I’m just back from Helsinki, a delightful city, easy to warm to and welcoming in every degree. I liked the even line of the buildings (Helsinki has no skyscrapers, and almost every building in the city centre whether new or old is four or five stories high, giving a great sense of harmony about the place). I liked how there was a coffee place at every corner (Finns drink more coffee than anywhere else – reportedly four cups per day per person, adult or child). I mastered only one word of the language (Kiitos – meaning ‘thank you’), but despite what Jean-Claude Juncker may hope for, English is Europe’s lingua franca, and in a European city such as Helsinki, everything tends towards a cultural and linguistic mash-up in any case. You are somewhere and anywhere at the same time.
Finland is wedged between the Scandanavian countries and Russia, and for much of its history has been overrun by one or the other. Fear of the latter combined with a close affinity is a constant undercurrent. You can observe how the Finnish elides into the Russian if you take the ferry, as I did, from Helsinki to nearby Tallinn (Estonia’s pretty capital city) and see how the faces shift in tone. Another undercurrent is, inevitably, immigration. A recent map of what white Europeans associate with race reveals that Finns overall hold attitudes less liberal than their Scandinavian neighbours, and you had to go to the fringes of Helsinki before you saw many who weren’t white Finns or visiting Chinese. A poster from some service company that I saw in several places showed a wide range of faces designed to show how all of Finland was there to welcome you. And all were white.
To get a nation’s picture of itself, you can learn a lot from its advertising, but equally from its art galleries. Helsinki’s two major galleries are the Ateneum and Kiasma, both part of the Finnish National Gallery. Ateneum is home to the classical art collection. I have confess I knew little about Finnish art before going there, being only vaguely aware of names such as Hugo Simberg, Tyko Sallinen, Albert Edelfelt and Pekka Halonen. The gallery has them all, plus names new to me now firmly established as favourites – in particular the exuberant Greta Hällfors-Sipilä, and Helene Schjerfbeck, an artist of the highest calibre.
The narrative of the nation’s art was an expected one of landscapes intended to evoke feelings of national pride (Finland achieved independence from Russia in 1917) and recreations of national myth (the omnipresent Kalevala epic poem), interspersed with portraits of withdrawn characters caught between thought and vacancy in spartan rooms. But then you come across the gallery’s inspired installation, a wall of self-portraits by Finnish artists.
This was just marvellous. It’s a corridor wall of self-portraits, arranged in rough chronology of artist, with the name of each person printed large enough to stop the viewer from peering up close at each one and instead taking in the full display. First, the conceit works because you have been working you way through the gallery with these names and their styles have become familiar, and suddenly there they all are, a gathering of your new friends. Then it works because you see a nation looking at you. It’s not that a collection of artists is representative of the people of a country – by definition they are atypical – but it is what their eyes have seen and what they have endeavoured to convey, within the constraints of their times, that is significant. The stiffness of early portraiture turns to the freer expression of closer times, following the lines of art history, but the quality of the eyes is constant throughout, interrogating us while investigating themselves.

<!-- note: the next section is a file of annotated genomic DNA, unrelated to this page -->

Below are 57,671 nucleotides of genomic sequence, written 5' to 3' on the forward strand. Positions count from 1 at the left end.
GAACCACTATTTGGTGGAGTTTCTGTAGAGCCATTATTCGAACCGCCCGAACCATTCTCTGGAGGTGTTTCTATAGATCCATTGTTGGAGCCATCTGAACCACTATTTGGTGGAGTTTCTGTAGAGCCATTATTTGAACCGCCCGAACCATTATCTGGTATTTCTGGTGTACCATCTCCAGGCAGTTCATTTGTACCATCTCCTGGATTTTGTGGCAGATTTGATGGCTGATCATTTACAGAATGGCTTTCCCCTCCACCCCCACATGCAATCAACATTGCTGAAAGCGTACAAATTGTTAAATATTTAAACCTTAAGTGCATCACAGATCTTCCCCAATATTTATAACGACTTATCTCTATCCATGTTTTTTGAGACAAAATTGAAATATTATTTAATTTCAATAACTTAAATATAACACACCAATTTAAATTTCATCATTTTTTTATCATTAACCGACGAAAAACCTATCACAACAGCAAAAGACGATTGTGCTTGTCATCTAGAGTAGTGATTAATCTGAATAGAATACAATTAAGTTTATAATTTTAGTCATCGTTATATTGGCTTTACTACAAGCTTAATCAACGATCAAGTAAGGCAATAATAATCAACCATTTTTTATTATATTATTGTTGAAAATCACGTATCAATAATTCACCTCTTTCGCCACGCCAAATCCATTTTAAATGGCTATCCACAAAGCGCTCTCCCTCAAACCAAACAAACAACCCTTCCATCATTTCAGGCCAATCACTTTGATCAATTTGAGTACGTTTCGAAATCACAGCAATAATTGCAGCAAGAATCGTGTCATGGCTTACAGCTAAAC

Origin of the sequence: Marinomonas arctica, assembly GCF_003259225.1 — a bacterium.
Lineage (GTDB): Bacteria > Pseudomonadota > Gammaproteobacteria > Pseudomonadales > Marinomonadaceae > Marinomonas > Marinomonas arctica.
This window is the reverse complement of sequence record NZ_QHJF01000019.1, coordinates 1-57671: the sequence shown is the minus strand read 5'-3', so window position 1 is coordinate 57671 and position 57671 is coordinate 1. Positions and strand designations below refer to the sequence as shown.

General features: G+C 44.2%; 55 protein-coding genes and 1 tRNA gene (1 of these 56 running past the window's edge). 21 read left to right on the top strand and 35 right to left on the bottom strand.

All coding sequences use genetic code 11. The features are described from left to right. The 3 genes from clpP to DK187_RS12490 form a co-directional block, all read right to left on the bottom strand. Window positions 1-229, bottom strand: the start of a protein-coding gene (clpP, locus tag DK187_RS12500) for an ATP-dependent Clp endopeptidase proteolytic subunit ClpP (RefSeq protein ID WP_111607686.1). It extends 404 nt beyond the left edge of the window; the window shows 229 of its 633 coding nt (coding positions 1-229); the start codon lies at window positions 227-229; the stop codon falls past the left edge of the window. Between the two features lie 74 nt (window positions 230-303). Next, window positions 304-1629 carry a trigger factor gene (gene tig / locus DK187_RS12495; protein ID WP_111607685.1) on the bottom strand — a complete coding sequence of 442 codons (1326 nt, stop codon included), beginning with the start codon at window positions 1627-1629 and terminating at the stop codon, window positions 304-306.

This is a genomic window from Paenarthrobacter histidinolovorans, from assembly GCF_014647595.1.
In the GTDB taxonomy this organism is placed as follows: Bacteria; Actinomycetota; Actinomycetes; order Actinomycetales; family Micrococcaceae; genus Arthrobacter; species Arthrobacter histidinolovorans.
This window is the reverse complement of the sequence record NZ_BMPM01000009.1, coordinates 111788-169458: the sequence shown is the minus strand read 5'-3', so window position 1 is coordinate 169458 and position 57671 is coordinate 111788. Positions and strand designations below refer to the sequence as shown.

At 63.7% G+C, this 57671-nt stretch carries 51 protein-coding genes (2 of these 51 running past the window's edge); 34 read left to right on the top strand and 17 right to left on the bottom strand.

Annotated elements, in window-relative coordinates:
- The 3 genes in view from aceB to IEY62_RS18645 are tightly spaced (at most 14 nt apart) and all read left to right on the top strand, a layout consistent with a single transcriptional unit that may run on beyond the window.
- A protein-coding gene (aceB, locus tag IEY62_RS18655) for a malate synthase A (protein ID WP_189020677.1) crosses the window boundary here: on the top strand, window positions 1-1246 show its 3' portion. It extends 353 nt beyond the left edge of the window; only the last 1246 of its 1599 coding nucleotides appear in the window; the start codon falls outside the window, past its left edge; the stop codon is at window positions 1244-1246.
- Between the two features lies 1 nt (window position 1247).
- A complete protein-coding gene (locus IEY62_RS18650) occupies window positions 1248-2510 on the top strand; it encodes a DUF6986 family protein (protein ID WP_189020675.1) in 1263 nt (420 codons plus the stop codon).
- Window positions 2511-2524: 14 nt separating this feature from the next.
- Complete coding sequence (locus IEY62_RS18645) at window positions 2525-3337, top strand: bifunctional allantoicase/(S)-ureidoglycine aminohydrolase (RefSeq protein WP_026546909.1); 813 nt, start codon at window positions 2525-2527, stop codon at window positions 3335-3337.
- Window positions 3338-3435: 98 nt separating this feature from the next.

Ten minutes’ walk away is Kiasma, Helsinki’s contemporary art gallery, a building of stylish and surprising modernist curves, inside and outside, positioned next to a statue of Finnish war hero and statesman Carl Gustaf Emil Mannerheim, who might have been taken somewhat aback by the building’s contents. I was a bit taken aback myself, as after the classical works of the Ateneum, it was something of an assault on the sense to be confronted by installations inspired by (and constructed out of) video games, social media, virtual reality and digital technologies. Eventually my mind was re-oriented towards the way we must interrogate things in 2017, and I was particularly taken by a video installation by Tuomas A. Laitinen, ‘Receptor’. This explored tactility and human interaction in a cryptic, engrossing manner, featuring text and speech that had been AI-generated from a machine trained on experimental literature, spouting truthful absurdities. I didn’t know what it meant, but then neither did the machine, I assume.
What sort of national portrait was here? It was one in which nation had disappeared. The specific exhibition, ‘ARS17‘, was on the theme of the digital revolution, with work from a range of artists, not just Finnish. It was intended to reflect the impact of a world where communications and consequently identity have overrun borders. It had that bias towards the Finnish in that the explanatory labels were in Finnish (and Swedish, and English), and Finnish artists were featured to a degree, but the dominant language was English and the images were universal. It could have been anywhere, though it has to be somewhere. Much like Helsinki.